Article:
Pew Charitable Trusts

  www.pewtrusts.org
  www.pewtrusts.org
There are newer employer reviews for Pew Charitable Trusts

7 people found this helpful  

First experience with poor organizational culture

  • Comp & Benefits
  • Work/Life Balance
  • Senior Management
  • Culture & Values
  • Career Opportunities
Current Employee - Finance Specialist in Washington, DC
Current Employee - Finance Specialist in Washington, DC

I have been working at Pew Charitable Trusts full-time (more than an year)

Pros

There are many positions available in one of the worst economies; excellent salaries and benefits, work-life balance, wonderful! The office building is in a great location for night life after work, or day care facilities if you have dependents. Its convenient to public transportation.

Cons

Many open positions b/c the org has very high turnover. Despite all the glamour, the ugly little secret is that everyone wants to leave the organization. Within 5-10 minutes of meeting a new person in the building there will more often than not be a snide comment about how the organization does business. Managers are not very good managers or leaders.

Advice to ManagementAdvice

Please stop wasting money. Address the turnover issue with your organization; which would undoubtedly have something to do with the fact that the organization boasts an executive office that rarely has any turnover or diversity of thought.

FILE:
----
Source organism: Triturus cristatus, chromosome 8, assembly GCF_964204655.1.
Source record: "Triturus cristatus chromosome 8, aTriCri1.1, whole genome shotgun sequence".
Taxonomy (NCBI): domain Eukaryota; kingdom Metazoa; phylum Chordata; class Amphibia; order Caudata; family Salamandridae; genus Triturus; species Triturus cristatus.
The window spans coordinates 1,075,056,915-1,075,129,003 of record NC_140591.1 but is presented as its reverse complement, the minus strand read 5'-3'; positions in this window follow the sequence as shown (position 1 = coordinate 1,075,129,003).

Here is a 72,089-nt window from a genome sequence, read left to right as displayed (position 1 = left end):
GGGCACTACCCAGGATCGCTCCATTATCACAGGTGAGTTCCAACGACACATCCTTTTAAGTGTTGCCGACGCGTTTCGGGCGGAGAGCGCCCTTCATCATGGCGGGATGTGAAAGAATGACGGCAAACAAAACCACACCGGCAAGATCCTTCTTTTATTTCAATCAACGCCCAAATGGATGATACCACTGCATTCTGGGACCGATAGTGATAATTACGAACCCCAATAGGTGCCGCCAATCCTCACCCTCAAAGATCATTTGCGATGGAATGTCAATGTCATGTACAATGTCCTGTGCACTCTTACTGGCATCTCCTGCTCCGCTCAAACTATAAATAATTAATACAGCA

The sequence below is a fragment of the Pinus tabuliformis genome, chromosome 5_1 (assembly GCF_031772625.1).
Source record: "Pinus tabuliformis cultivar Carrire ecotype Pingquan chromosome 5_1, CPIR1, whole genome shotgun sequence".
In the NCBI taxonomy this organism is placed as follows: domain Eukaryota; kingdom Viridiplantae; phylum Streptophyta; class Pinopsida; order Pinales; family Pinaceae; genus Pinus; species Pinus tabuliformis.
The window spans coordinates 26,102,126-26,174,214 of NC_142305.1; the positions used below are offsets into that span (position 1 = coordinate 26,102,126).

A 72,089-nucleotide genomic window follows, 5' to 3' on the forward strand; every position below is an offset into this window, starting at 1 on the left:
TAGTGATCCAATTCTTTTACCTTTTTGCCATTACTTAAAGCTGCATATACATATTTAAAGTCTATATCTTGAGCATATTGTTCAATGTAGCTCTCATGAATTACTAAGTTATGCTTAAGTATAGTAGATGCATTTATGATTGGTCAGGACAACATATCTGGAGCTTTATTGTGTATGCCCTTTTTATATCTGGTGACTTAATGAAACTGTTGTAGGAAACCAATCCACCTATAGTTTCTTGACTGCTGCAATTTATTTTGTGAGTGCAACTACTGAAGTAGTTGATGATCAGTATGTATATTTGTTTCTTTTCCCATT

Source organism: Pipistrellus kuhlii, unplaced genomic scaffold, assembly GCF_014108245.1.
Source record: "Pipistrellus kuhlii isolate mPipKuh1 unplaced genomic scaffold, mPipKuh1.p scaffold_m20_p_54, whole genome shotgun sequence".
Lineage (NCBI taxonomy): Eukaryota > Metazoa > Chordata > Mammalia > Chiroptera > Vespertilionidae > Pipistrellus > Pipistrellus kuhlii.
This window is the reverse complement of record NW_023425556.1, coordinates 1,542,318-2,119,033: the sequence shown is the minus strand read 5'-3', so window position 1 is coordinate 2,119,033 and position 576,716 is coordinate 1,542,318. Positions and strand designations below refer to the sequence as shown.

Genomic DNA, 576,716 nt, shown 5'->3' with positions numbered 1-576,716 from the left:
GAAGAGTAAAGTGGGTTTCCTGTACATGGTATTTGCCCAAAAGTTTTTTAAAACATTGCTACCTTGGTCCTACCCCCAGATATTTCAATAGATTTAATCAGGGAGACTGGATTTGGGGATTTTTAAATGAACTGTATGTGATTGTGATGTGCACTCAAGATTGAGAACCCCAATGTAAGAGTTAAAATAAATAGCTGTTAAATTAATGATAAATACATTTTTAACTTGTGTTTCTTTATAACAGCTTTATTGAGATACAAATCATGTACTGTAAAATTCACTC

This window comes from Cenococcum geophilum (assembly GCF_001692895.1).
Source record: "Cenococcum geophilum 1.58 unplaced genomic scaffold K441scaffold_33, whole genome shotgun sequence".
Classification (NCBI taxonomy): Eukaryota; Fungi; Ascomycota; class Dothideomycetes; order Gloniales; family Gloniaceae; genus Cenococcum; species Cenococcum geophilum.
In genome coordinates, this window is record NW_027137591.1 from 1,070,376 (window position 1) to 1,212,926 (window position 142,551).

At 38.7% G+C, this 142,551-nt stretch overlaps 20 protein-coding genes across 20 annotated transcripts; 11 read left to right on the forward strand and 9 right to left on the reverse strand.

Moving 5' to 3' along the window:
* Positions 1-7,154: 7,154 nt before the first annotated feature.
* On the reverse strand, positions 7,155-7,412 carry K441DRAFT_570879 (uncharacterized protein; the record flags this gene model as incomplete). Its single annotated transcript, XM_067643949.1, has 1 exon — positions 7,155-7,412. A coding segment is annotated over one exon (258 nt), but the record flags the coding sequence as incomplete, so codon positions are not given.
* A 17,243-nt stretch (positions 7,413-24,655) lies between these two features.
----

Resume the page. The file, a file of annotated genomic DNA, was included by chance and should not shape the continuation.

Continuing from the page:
Doesn't Recommend
Neutral Outlook
No opinion of CEO

86 Other Employee Reviews for Pew Charitable Trusts (View Most Recent)

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  1. 8 people found this helpful  

    Employees are martyrs

    • Comp & Benefits
    • Work/Life Balance
    • Senior Management
    • Culture & Values
    • Career Opportunities
    Current Employee - Specialist in Philadelphia, PA
    Current Employee - Specialist in Philadelphia, PA

    I have been working at Pew Charitable Trusts full-time (more than 3 years)

    Pros

    Benefits are top-notch; it a dynamic environment (never boring); coworkers are intellegent and thought-provoking; you work for a great cause.

    Cons

    Organization is management-centric: there are 2-3 managers per staff; even the workplan lists employee levels as "senior manager, deputy director, unit manager, everyone else". They will often choose an outside hire rather than promote qualified individuals from within. Management isn't open or receptive to discussions of career development or compensation. Performance reviews are backwards: regardless of your current performance, if you were a valued contributor last year, you can't be labeled as one again (so there's no means for motivation). There are too many other issues with the performance review process to list here, but it's one of the worst systems I've ever seen. There is a complete lack in trust in your professional ability, which can lead to confidence issues in perfectly capable employees.

    Pew is also going through a reorganization, where positions in their Philadelphia office are being relocated to DC. Existing employees in those positions were not offered to be moved to DC, so unneccessary layoffs occured. There should never be a financial situation where both salary expense (from hiring new, more expensive employees in a more expensive area) and severance expense increase at the same time during a reporting period, but Pew managed to do just that.